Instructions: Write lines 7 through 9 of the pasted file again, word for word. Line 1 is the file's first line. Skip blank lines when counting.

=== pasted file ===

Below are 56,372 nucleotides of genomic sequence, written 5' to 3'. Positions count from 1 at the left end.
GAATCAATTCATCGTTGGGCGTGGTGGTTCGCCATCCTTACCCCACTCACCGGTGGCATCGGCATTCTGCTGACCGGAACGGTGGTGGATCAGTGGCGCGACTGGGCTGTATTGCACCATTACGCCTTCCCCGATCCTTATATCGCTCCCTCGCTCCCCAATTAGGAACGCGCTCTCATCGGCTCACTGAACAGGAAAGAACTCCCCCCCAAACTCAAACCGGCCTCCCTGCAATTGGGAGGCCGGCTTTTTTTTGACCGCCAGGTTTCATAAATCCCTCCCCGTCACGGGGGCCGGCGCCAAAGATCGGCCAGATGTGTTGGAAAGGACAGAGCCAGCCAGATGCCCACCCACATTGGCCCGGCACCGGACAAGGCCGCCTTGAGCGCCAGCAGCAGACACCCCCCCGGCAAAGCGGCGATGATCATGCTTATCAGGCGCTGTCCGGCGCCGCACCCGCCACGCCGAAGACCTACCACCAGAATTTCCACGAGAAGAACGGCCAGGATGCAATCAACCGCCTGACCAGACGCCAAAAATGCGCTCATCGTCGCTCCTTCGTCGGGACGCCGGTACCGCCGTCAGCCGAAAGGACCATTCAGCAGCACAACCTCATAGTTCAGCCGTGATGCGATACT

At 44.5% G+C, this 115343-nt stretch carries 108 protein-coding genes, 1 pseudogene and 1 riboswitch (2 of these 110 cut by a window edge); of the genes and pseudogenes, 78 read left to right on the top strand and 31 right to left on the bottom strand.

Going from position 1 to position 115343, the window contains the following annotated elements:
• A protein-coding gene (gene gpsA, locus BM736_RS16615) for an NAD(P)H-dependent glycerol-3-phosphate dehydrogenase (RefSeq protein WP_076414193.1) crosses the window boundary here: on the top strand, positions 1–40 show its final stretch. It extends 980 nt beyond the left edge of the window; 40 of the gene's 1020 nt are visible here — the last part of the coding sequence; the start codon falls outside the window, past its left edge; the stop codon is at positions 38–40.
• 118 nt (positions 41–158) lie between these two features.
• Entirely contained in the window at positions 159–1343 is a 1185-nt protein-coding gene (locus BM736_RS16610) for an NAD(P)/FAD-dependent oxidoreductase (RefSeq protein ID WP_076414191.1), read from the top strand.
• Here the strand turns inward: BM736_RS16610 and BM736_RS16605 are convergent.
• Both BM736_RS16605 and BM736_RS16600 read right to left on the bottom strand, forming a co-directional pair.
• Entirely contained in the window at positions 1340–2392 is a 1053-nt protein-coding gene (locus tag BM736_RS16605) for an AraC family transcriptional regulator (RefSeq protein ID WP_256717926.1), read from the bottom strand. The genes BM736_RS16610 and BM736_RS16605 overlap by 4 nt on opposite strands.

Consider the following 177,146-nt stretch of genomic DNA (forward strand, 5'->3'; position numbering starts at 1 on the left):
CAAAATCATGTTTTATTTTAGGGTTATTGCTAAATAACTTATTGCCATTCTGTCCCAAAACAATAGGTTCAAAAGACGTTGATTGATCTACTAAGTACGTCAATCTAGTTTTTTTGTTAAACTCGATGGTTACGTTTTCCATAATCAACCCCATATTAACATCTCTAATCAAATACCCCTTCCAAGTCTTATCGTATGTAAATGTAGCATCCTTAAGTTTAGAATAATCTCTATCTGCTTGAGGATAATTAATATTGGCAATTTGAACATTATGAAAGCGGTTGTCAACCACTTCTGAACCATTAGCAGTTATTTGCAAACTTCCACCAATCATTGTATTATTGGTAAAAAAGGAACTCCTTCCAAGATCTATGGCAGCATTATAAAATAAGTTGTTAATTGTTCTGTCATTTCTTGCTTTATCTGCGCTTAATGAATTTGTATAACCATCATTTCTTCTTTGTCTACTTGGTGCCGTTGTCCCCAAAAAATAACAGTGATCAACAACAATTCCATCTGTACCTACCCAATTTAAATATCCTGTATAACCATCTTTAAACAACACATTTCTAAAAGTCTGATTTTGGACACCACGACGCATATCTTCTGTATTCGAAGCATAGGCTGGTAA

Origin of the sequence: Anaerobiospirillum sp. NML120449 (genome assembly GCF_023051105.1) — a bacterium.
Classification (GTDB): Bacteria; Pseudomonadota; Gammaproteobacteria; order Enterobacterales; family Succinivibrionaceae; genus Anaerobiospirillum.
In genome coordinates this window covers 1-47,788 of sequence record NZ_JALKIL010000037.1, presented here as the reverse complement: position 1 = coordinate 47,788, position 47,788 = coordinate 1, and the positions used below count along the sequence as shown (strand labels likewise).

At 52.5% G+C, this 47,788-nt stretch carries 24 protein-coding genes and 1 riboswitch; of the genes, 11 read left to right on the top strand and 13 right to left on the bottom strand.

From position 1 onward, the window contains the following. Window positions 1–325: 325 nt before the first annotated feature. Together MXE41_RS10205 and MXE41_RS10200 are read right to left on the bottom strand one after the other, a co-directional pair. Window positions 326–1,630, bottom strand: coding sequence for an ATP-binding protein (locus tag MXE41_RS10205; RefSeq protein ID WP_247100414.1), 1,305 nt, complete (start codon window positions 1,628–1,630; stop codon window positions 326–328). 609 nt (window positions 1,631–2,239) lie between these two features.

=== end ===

• Entirely contained in the window at positions 159–1343 is a 1185-nt protein-coding gene (locus BM736_RS16610) for an NAD(P)/FAD-dependent oxidoreductase (RefSeq protein ID WP_076414191.1), read from the top strand.
• Here the strand turns inward: BM736_RS16610 and BM736_RS16605 are convergent.
• Both BM736_RS16605 and BM736_RS16600 read right to left on the bottom strand, forming a co-directional pair.